August 20, 2021
By Timothy Sandefur
The Arizona Supreme Court yesterday issued its long-awaited decision in the Goldwater Institute’s case challenging the constitutionality of Prop. 208, an initiative that imposes a massive tax on Arizona small businesses to fund spending for public schools. On behalf of taxpayers, small business owners, and legislators, the Goldwater Institute filed suit challenging the initiative for violating the state Constitution’s restrictions on spending and taxation—particularly a provision of the Arizona Constitution called the “Education Expenditure Clause,” which establishes a process for ensuring that the state spends taxpayer money responsibly. The Institute argued that Prop. 208 violates that Clause because it is not a constitutional amendment, but a mere statute—yet it simply declares itself exempt from the state Constitution! That’s something initiatives can never do. As the state constitution itself says, “any law which may not be enacted by the Legislature under this Constitution shall not be enacted by the people.”
In its opinion, the Supreme Court unanimously agreed with the Goldwater Institute, holding that Prop. 208 cannot simply exempt itself from the Education Expenditure Clause. “Because [part of Prop. 208] incorrectly characterizes the allocated monies in order to exempt Prop. 208 from the Education Expenditure Clause,” the Court said, “it is facially unconstitutional. As a consequence [another part] is also unconstitutional to the extent allocated revenues exceed the expenditure limit set by the Education Expenditure Clause.” In other words, Prop. 208 cannot simply override the state Constitution’s limits on spending.
The pro-tax forces who backed Prop. 208 tried to argue that the state Constitution’s spending limits didn’t apply anyway, because Prop. 208 only gives “grants” to schools, and “grants” are exempt from the spending limits. That, they claimed, means that the initiative couldn’t possibly conflict with those spending limits anyway. But the Court wholeheartedly rejected that sophistical notion. “Prop. 208 revenues are not grants,” the justices wrote. Therefore, the Education Expenditure Clause applies—and Prop. 208 must comply with it.
Does Prop. 208 comply with it? The straightforward answer is no, but the justices declared that they need additional facts to decide that question. “To the extent they exceed the constitutional expenditure Limitations,” they said, “Prop. 208’s direct payments to school districts…are unconstitutional…. However, the record before this Court is insufficient to establish whether such payments will in fact exceed the constitutional expenditure limitation.” Thus, the Court sent the case back to the trial judge to find out whether Prop. 208’s spending will violate that limitation.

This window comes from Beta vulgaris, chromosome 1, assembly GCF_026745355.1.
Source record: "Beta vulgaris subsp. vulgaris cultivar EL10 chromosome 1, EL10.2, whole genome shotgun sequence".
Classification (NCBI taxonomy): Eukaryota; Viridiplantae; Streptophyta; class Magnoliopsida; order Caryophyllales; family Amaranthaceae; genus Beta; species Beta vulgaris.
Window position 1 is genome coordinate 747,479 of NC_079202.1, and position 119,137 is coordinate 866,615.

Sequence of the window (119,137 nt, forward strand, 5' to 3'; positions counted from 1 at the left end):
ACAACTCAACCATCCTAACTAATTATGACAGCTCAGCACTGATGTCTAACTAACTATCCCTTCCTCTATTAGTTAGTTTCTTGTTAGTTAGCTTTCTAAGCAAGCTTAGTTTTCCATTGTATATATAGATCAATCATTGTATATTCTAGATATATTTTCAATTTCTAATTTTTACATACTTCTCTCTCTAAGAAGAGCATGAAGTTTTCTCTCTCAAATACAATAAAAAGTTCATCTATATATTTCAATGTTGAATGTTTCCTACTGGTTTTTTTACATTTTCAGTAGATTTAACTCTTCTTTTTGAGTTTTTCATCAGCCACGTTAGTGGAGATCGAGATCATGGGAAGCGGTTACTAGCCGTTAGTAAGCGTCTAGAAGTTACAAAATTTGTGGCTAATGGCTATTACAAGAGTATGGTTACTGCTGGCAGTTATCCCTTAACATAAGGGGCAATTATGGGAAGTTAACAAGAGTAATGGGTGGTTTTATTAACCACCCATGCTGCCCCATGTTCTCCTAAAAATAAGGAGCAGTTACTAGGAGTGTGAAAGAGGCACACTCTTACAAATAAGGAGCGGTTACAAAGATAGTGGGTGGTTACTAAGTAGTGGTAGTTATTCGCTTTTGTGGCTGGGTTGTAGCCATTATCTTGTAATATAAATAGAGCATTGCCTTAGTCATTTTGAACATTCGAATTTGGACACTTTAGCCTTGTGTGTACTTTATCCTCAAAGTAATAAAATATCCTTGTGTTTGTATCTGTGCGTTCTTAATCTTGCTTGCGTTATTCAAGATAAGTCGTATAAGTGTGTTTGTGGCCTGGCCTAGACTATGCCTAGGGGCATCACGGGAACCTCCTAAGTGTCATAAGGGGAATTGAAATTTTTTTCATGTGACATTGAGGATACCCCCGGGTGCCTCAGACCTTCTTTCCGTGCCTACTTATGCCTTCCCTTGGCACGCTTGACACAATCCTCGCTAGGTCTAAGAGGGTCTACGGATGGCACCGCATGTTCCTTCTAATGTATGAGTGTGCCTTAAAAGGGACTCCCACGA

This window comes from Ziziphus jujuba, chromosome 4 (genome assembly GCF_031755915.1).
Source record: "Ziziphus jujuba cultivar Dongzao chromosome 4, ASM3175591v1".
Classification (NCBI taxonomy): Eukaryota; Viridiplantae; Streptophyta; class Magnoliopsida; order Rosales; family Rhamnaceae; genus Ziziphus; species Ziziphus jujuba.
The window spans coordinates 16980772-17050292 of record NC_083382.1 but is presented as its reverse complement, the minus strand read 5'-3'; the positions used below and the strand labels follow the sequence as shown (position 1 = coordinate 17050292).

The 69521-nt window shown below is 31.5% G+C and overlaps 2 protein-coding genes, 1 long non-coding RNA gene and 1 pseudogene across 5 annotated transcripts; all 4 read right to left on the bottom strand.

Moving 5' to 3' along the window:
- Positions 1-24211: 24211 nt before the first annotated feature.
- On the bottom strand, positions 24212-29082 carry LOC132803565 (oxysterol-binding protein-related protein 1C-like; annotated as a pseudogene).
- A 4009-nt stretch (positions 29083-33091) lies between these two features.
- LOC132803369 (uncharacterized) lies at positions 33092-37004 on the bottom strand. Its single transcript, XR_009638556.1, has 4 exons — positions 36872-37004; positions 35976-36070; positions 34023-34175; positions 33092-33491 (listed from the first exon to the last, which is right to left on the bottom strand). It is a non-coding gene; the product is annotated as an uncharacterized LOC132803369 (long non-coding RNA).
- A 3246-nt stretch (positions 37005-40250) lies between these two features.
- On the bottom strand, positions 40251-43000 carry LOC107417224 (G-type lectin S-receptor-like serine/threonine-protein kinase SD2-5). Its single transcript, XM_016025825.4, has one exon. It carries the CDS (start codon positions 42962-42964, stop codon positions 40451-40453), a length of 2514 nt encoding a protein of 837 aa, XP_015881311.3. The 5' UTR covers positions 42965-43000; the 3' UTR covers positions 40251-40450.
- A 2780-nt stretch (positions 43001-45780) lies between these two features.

The answer to that is almost certainly yes, as the Court itself noted. The evidence, wrote the justices, “strongly suggest that Prop. 208 will produce far more revenue than it can constitutionally spend.” In her separate opinion, Vice Chief Justice Timmer wrote that given the evidence that will be presented to the trial judge, Prop. 208 is “almost certainly doom[ed].”
Prop. 208 isn’t just unconstitutional—it’s also a foolhardy and extreme measure. Imposing a massive tax increase on Arizona’s small businesses—the primary generator of jobs in our economy—in the midst of an unprecedented economic downturn is a recipe for crippling our economy and worsening the standard of living in Arizona. As the Goldwater Institute’s Jim Rounds and Matt Beienburg have explained, Prop. 208 would—if implemented—lead to the loss of some 124,000 jobs in its first decade, and it will drive businesses away from Arizona, meaning that it will actually reduce government revenue by some $2.4 billion.
The Goldwater Institute—which worked alongside Dominic Draye of Greenburg Traurig and Brett Johnson, Colin Ahler, and Tracy Olson of Snell and Wilmer to argue the case before the Arizona Supreme Court—is proud to defend the rights of this state’s small business owners, who are responsible for our high standard of living and will help generate our recovery from the COVID-19 downturn. Yesterday’s decision is a crucial step forward in ensuring that constitutional limits on spending and taxes are enforced, and that the economic freedom that those limits are designed to protect are secured in the coming years. We applaud the Court for finding that Prop. 208’s language is unconstitutional, and we look forward to proceeding in the trial court and winning a final decision declaring the initiative unconstitutional.
Timothy Sandefur is the Vice President for Litigation at the Goldwater Institute.